HBO Go And The Case Against Family Viewing

“Dad, turn the movie down, please -- I am trying to sleep and you are shaking the house.”

Kids aren’t usually the ones complaining about the stereo being too loud. But my daughter had the mixed fortune of being raised by a dad whose job it was to engage the latest media toys. She loved being the first one on the block with every game console, the coolest laptops and a wireless network years before WiFi was even coined. And she never complained about all those games and media company swag that Fedex delivered most mornings. She still owns the original Tomb Raider t-shirt EIDOS sent us in the mid-90s. It started as a nightshirt when she was four, trailing on the ground behind her, and we could gauge her growth by the bottom hem of her “Lara shirt” advanced up her legs.

But Dad’s subwoofer on the surround sound kit was too much. Get a good Star Wars DVD in there with THX-certified FX and that John Williams score would go straight up to walls and into her headboard.

“Dad! Don’t you watch any quiet movies?”

Yeah, well, mom and I made sure we turned down the volume on the movies with sex scenes. At the first note of a provocative moan, my wife and I were frantically scrambling for the remote.

“I am hearing all of this,” my daughter teased from upstairs.

“Go to sleep.”

“Trying! -- Parents! Jeez!”

 In a daring act of cleverness, HBO is reversing the polarity on parent embarrassment over watching adult fare with the kids nearby. Their latest run of hilarious spots targets the kids with the message that their favorite HBO programming may be too mature for your parents to handle.

Dad comes into the room during an especially provocative sex scene in “Girls” and he somehow finds a life lesson in a kinky sex scene. Mom drives the kids crazy trying to ID actors in “Game of Thrones.” It gets worse when a “True Detective” scene triggers Dad sharing with his son the near misses in cheating -- the women he could have but didn’t have affairs with.

The clever twist here is that the on-air content is not the source of discomfort. It is the solicitous behavior the content provokes in parents. Mom makes sure -- really sure -- her daughter knows she would be okay with her being lesbian. “Lindsey Lamford’s daughter is a lesbian.” Wait a beat. “She’s thrilled.”

The campaign works for both targets, of course. The teens have characters with whom they can identify. Most parents can distance themselves from the goofiness of this Dad and Mom.

On some level the idea of making family fragmentation a marketing point is depressing in that “we’re going to hell in a hand basket” offhand observation that is easy, shallow and unhelpful. But the campaign does tease out a richer point about the countervailing implications of mobile technology. It is at once capable of connecting and isolating us from one another. Or to be more precise, the technology enables and amplifies both of these impulses.

The amount of connectedness mobility allows is frightening to see in practice. We all witness and overhear relentless, obsessive and meaningless conversations on cell phones in public places. These conversations often are less about messaging than feeling connected. Many people are spending a great deal of time with one another on their phones merely to stay in touch, keep one another company, share the mundaneness of experience in real-time. The irony is that being untethered to media makes the tether all the stronger and ubiquitous among people.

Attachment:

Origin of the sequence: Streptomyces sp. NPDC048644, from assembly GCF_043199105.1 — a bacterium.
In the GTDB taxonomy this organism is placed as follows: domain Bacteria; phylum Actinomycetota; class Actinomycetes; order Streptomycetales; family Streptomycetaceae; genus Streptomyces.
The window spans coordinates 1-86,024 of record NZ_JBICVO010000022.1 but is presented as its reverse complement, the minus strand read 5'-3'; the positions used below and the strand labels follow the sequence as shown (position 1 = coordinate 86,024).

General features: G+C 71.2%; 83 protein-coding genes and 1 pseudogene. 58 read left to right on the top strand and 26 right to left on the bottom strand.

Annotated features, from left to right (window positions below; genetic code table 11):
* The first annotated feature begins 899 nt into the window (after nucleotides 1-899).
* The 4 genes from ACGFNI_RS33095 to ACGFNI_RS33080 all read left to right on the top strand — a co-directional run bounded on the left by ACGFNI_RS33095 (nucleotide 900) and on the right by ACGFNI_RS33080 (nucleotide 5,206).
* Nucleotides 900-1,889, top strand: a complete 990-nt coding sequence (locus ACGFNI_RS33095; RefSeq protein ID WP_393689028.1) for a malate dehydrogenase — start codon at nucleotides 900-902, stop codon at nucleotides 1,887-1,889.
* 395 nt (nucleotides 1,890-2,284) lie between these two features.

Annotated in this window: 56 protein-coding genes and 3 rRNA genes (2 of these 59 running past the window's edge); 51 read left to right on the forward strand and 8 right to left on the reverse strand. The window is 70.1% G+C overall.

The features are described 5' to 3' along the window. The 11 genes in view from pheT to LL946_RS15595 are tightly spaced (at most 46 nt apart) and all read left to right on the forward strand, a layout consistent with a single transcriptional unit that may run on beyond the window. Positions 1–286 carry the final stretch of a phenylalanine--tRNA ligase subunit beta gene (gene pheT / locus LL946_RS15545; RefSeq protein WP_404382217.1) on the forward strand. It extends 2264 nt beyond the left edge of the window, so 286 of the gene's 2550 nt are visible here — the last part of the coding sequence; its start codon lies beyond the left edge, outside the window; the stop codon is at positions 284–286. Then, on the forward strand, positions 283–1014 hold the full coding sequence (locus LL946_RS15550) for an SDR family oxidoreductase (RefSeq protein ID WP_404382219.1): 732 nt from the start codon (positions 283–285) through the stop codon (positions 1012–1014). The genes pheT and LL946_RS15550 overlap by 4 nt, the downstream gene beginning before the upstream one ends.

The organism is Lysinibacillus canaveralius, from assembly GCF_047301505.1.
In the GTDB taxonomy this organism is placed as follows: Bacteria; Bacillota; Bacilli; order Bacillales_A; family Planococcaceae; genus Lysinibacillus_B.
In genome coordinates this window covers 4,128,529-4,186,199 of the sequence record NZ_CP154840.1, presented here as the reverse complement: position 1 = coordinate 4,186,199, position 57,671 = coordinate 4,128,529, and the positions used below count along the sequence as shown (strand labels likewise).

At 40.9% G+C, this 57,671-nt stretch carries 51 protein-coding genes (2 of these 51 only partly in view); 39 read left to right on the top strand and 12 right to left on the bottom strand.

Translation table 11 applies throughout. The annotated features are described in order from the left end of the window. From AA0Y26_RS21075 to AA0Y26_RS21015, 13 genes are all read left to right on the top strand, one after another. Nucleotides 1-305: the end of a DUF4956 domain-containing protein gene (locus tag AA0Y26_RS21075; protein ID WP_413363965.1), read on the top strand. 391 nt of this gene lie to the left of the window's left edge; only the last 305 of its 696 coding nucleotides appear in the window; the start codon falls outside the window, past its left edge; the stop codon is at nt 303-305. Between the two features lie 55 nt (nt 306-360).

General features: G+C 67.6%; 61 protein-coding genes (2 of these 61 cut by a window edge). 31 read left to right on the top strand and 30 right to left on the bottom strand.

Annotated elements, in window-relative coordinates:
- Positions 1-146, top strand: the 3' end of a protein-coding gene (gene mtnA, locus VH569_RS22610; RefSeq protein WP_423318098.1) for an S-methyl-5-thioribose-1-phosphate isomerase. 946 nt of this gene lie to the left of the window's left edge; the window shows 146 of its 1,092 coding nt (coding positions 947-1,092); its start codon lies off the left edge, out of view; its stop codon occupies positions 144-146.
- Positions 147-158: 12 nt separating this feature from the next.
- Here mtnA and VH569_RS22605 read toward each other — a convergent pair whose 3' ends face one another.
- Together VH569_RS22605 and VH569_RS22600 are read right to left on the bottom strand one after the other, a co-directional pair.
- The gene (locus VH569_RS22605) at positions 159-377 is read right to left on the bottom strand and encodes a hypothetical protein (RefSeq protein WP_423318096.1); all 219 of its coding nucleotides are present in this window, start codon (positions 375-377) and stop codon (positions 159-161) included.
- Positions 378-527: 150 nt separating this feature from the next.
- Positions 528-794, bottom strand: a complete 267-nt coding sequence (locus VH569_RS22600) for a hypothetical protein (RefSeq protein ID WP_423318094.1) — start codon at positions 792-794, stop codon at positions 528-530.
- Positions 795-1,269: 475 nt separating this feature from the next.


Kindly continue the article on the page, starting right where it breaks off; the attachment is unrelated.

On the other hand, when it comes to media consumption, those same devices are socially isolating. They encourage and enable radically personalized electronic media experiences that earlier in the last century were defined generally as social because of the nature of the technology. It was large, bulky, expensive. Film, radio, TV became centerpieces of social and familial relations. To be sure, personal devices only extended a process already begun by personal radios, headphones and Walkmen, smaller TVs in everyone’s rooms, the PC.

With smartphones and tablets the potential fragmentation of entertainment experience is complete. Media consumption is still social, but those social fabrics are disrupted by these personal screens. There is no second-screen social TV channel when you are watching the media on that “second screen.”

This final untethering of media consumption from predictable, anchored and limited physical contexts is going to be one of the turning points in media history, I believe. Without living room prime time, car drive time, morning newspaper time, or even weekend theatergoing as the primary, central nodes and modes of consumption the formats of information and entertainment themselves may start melting along with the circumstances of consumption.

We already see some of this reflected in the advertising about these untethered formats. HBO Go is using media isolation as a marketing point. The recent set of Netflix TV spots depicts a wife sheepishly admitting she secretly binge-watched a series in advance of the couple sharing the viewing experience. This is a new kind of marital media “cheating.” We are reinventing social codes around shared and isolated media. Or to borrow an older tagline -- it’s not TV, it's HBO. Whatever the hell that means now.

The full run of HBO Go spots have been collected at digg.  

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